What was the point of the Volcker Rule?

By Paul Mackintosh - 16/12/13


One of the last lingering effects of the outbreak of the global financial crisis (GFC) in 2008 due to catch up with private equity materialised this week with the approval by US financial regulators including the Federal Deposit Insurance Corp, the Securities and Exchange Commission, and the Commodities Futures Trading Commission, of the so-called Volcker Rule, the section of the Dodd–Frank Act drafted and backed by former Fed Chairman Paul Volcker dealing with the limitation on bank activities in private equity and hedge fund investment, and in proprietary trading. With the rules now approved, the road is clear for their full adoption in April 2014, and as with most US private equity legislation, they are liable to dictate the activity of the industry worldwide.

Forbes has already designated private equity funds as among the winners in the final implementation of the Volcker Rule. After all, they now have fewer competitors in the market, with the private equity arms of major banks either spun out as separate entities or shuttered in anticipation. The rule does also limit the potential role of banks as investors and limited partners in private equity funds, but then there is hardly any shortage of institutional capital available in the current market to back private equity funds anyway, as the attempt by Apollo Global Management to increase its latest buyout fund size to US$17.5 billion attests.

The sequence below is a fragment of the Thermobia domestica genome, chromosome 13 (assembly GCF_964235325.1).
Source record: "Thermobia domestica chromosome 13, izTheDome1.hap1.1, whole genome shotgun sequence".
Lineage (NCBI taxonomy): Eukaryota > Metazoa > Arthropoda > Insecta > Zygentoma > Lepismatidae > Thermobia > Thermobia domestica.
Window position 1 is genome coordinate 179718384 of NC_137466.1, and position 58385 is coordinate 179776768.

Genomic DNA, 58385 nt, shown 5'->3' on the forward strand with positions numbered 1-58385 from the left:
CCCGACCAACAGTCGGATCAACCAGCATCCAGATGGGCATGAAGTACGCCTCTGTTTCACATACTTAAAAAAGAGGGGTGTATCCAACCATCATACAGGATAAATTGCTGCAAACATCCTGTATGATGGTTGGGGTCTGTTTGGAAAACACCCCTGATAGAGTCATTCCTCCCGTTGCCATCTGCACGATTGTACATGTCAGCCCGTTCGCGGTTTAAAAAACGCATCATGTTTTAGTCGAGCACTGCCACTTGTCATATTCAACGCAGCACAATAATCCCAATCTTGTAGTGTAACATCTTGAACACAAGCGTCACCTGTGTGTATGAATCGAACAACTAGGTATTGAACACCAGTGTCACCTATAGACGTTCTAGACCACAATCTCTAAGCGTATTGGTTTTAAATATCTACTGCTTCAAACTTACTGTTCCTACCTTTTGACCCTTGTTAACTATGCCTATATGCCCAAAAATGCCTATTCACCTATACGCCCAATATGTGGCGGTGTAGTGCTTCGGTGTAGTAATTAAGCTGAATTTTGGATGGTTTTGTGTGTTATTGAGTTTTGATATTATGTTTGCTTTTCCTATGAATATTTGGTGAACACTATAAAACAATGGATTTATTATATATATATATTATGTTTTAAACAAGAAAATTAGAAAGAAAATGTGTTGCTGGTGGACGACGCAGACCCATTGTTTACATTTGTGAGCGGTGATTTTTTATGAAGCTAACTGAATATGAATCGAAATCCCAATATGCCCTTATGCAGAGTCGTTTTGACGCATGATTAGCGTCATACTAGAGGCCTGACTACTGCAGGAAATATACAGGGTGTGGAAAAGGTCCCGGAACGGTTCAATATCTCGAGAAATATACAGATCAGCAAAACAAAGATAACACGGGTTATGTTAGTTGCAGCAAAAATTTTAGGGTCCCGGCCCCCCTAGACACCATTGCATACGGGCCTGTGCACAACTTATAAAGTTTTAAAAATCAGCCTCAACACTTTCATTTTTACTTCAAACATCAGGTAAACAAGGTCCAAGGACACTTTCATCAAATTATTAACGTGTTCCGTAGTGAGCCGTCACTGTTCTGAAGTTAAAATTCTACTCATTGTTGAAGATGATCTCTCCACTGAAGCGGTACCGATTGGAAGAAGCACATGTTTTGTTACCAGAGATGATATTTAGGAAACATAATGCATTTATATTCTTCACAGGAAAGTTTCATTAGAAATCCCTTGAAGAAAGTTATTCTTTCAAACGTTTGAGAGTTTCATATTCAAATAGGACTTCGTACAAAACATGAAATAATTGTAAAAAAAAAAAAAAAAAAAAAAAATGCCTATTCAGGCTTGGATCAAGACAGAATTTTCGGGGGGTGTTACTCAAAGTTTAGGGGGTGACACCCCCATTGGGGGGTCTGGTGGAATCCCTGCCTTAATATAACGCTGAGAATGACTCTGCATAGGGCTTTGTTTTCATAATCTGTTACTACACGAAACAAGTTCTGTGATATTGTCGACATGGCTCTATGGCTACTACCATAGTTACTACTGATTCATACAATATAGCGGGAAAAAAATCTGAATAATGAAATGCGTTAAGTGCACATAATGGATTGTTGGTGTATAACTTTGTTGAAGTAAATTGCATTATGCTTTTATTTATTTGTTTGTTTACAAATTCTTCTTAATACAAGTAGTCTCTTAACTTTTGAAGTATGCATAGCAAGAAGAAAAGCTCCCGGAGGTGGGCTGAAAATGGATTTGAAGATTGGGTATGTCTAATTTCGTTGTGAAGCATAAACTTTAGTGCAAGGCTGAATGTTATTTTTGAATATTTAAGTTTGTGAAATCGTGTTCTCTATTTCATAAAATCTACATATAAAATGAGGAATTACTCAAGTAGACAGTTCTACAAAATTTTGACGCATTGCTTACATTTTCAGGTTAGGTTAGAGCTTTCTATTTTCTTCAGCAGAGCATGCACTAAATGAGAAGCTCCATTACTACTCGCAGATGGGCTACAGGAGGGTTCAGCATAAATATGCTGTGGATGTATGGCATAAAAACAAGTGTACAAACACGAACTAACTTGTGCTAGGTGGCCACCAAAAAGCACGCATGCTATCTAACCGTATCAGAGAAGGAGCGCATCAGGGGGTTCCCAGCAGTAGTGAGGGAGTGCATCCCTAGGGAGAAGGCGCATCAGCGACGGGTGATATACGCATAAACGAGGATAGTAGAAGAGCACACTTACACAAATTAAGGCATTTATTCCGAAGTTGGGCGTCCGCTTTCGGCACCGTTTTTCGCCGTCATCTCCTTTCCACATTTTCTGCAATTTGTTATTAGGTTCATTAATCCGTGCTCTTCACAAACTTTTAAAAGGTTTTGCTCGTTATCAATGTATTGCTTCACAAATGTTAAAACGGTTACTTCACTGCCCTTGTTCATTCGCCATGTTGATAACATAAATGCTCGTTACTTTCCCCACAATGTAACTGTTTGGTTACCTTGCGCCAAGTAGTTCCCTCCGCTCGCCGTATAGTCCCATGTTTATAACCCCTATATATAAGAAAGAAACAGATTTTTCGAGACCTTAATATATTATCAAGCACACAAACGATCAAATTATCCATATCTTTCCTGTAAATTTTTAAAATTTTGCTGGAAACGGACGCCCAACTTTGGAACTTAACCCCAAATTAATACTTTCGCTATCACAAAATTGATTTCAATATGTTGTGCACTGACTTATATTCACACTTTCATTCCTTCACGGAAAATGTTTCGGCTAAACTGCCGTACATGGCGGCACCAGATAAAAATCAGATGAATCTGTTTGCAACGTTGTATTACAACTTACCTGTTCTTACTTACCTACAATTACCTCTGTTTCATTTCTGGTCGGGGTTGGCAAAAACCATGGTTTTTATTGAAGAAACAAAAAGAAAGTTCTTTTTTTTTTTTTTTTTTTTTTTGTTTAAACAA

Then again, there remains the awkward little question of whether the Volcker Rule was ever actually necessary. The Lehman Brothers collapse of 2008 was about holding of subprime mortgage securities, not about hedge fund or private equity investment. The private equity firms have survived 2008 arguably in better shape and with less change to their business models than the banks, certainly if the current rounds of fundraising are anything to go by. And the limited partnership (LP) structure itself rather limits the exposure of any LP investor in a fund, bank or otherwise: after all, commitments are usually only drawn down on request, and if a third-party fund is failing, an investor can always refuse to answer the capital call. A proprietary in-house fund, admittedly, might be a different story, but then the Volcker Rule limits banking LP participation too.

If the more simple, even ethical, purpose of the Volcker Rule is to refocus banks’ attention and efforts on the business of conserving and lending money, rather than playing with other people’s, though, then perhaps it has succeeded, with good reason. After all, the private equity structure exists to soak up large pools of third party capital to play with – on a well-understood, well-regulated and ring-fenced basis. Perhaps that really is the best home for the capital that wants to play in that fashion – rather than within institutions whose watchwords should be prudence and caution at all costs.